Hudson never fails to grab my attention this time of year. Time for a road trip!
At the John Davis Gallery in Hudson, a group of artists will open with a medley of exhibitions for the Main Galleries, Sculpture Garden and Carriage House at the John Davis Gallery on Thursday, June 24.
Five solo exhibitions (a sculptor, three painters, and a photographer are in the mix. The work will be on display through July 18 with a reception for the artists 6-8 p.m. Saturday, June 26.
Roberto Juarez’s oils are in the main gallery.
“Over the years, my paintings have focused on a dialogue of mark making between different layers of paint, paper, and collage. The current group of oil paintings continues this dialogue of layering and contrast with a generous amount of color after a winter of black and white,” says Juarez in his artist’s statement. “The strict geometry of the work is loosening up to a more emotionally based under-painting on a smaller sized canvas which allows for a quicker pace and evolution from painting to painting. Also included will be oil studies on gessoed cardboard.”
The sculpture garden was given over to Ben Butler, who says he likes to “employ rigid systems that dictate the accumulation of many small pieces of wood. The resulting form may be surprising and novel, but the system that generated it is startlingly clear and simple. The focus is on an unseen force at work, on the ambiguous source”
In the Carriage House is Laurel Sucsy, who, the gallery website says, paints clusters of forms that attempt to describe light.
“As these fractured moments collect in proximity to each other, a certain kind of visual chaos is unleashed. For Sucsy the process of reining in this infinite dance of relationships is a complex operation, an intuitive process of addition and subtraction. Marks oscillate, describing light and then subvert that description to announce themselves as unassuming paint. In this way, Sucsy’s paintings share an affinity with those of Morandi. They embody a quiet relentless pursuit of a perfect tension.”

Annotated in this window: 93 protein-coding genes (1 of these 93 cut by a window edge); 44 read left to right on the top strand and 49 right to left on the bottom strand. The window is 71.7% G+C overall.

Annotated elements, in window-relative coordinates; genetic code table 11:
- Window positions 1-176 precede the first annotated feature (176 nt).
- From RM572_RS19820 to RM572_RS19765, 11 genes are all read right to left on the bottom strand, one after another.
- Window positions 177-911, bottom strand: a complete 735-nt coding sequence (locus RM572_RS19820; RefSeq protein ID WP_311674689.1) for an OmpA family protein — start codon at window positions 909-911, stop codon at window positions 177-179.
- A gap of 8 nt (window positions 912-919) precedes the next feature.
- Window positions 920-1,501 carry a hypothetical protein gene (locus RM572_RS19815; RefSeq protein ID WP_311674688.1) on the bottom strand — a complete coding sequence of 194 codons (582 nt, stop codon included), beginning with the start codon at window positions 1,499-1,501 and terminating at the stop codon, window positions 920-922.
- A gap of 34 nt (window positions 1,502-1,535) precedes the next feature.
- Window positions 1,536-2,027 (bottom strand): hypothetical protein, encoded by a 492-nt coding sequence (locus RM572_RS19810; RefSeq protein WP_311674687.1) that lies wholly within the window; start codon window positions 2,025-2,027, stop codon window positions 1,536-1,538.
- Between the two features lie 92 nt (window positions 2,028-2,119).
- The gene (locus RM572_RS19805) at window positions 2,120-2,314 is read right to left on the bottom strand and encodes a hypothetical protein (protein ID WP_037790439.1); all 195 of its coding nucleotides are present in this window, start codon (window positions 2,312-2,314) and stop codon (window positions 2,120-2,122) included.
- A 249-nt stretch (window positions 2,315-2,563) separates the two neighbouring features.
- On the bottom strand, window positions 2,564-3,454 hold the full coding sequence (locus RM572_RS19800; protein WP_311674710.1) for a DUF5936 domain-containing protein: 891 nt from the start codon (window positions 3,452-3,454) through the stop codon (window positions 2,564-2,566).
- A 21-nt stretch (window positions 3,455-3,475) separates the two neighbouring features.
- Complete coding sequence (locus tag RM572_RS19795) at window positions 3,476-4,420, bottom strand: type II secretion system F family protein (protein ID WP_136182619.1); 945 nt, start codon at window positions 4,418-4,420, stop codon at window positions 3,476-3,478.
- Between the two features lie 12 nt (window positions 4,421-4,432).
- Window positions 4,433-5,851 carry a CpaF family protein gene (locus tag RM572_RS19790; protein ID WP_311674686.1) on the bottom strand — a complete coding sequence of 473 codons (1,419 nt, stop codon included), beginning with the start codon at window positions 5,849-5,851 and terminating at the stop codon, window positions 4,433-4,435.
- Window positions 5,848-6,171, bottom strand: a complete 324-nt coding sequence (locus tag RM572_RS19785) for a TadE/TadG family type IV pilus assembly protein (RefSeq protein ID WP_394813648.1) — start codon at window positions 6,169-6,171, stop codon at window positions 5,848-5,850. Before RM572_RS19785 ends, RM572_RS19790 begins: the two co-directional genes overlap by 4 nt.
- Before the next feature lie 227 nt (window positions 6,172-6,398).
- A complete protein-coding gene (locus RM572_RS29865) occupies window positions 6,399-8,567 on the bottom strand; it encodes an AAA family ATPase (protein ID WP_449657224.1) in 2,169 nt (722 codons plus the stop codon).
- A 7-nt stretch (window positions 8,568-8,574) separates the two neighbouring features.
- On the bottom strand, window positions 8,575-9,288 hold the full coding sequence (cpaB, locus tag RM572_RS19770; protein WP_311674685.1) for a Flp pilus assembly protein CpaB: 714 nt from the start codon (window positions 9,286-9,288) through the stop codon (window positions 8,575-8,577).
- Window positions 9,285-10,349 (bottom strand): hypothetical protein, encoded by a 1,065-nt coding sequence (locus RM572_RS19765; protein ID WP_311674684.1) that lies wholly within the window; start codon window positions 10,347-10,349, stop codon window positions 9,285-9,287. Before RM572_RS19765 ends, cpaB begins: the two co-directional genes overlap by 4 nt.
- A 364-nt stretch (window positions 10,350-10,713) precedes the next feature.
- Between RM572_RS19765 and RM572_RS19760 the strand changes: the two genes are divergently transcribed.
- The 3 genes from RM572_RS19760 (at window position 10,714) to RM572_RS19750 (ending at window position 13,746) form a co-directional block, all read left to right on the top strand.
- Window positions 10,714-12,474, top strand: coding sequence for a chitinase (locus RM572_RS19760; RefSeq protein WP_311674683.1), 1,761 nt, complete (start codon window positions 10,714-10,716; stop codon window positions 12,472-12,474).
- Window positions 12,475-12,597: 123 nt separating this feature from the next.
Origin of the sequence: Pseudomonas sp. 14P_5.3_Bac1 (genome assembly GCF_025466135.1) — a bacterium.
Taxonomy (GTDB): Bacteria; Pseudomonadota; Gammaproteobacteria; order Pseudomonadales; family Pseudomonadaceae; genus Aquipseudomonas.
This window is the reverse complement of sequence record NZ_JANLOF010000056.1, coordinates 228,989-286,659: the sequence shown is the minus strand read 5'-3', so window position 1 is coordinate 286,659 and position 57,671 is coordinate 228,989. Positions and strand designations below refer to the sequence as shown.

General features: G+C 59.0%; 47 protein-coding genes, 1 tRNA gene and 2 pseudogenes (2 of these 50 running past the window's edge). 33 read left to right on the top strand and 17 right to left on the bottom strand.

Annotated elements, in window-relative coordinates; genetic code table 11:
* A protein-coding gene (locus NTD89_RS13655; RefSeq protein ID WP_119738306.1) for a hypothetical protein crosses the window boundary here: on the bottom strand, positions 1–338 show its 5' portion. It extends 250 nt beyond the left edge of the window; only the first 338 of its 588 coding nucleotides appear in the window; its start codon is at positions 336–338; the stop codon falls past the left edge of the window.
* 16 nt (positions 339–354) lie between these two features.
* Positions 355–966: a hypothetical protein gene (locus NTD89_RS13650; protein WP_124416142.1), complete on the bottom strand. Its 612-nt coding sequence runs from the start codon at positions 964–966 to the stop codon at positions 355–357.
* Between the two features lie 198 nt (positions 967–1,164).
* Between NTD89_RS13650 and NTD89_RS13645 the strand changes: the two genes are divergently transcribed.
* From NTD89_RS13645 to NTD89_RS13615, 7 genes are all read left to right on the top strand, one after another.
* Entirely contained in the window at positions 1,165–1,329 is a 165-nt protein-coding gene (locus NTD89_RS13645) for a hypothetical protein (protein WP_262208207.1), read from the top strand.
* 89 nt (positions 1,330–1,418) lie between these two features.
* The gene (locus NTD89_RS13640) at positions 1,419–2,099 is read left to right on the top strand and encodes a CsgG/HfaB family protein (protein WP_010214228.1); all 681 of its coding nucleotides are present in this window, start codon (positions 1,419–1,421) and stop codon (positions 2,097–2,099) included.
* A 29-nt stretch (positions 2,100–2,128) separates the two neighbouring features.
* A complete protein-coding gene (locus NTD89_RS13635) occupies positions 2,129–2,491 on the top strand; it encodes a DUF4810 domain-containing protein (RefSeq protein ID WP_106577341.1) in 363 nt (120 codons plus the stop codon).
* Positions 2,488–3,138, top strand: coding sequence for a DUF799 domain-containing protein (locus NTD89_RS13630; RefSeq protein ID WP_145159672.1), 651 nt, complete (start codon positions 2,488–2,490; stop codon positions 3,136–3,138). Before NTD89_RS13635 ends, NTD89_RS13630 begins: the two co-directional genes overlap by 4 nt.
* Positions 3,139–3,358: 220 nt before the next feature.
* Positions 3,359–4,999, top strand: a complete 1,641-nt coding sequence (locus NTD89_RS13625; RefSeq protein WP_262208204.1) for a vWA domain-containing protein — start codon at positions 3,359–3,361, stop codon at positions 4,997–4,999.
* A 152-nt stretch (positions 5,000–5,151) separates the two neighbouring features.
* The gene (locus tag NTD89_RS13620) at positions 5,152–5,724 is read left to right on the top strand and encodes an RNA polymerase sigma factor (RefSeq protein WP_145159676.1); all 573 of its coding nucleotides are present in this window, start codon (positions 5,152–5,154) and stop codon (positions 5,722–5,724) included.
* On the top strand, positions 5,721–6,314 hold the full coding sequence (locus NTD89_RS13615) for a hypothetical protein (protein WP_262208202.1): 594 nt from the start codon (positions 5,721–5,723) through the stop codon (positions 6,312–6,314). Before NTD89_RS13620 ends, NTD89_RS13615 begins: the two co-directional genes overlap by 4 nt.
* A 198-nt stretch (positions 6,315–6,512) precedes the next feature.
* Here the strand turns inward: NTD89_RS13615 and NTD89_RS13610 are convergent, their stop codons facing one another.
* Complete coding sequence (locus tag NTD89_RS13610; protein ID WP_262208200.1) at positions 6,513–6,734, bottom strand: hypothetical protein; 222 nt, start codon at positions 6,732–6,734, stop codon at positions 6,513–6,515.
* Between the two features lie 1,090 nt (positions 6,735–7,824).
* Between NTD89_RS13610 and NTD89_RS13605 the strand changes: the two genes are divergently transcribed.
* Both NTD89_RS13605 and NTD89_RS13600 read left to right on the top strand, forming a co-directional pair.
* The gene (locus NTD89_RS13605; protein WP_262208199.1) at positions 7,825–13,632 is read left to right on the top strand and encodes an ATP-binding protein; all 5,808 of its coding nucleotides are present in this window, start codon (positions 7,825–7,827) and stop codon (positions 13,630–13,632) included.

Pamela Cardwell, also in the Carriage House, is a painter.
“Ethnography and the study of the ancient arts of Turkey and the Caucasus countries form the vocabulary from which I work. The repetitive, rhythmic elements in these art forms: carpets, vessels, cave architecture and calligraphy can originate in the shape and structure of organic life.
“Color in these arts comes from the minerals and ores of the earth. Similarly, I begin by painting the shapes and markings on organic forms. I work the whole painting all over, rhythmically building up and scraping off layers over a long period of time.”
On the fourth floor of the Carriage House are works by self-taught photographer Paul Hamann, who has been making black and white images since 1968. Working with various camera formats and printing techniques Hamann explores the aspects of the natural landscape.
The gallery website says that, working first with a 35mm camera, Hamann began taking pictures with an eye to the details and abstractions that captured the essence of what he saw, but soon began to explore the greater range and depth of large format negatives-first working with a 5×7 camera and later experimenting with 4×5 and even larger formats, which were well suited to the detail and precision of Hamann’s creative vision.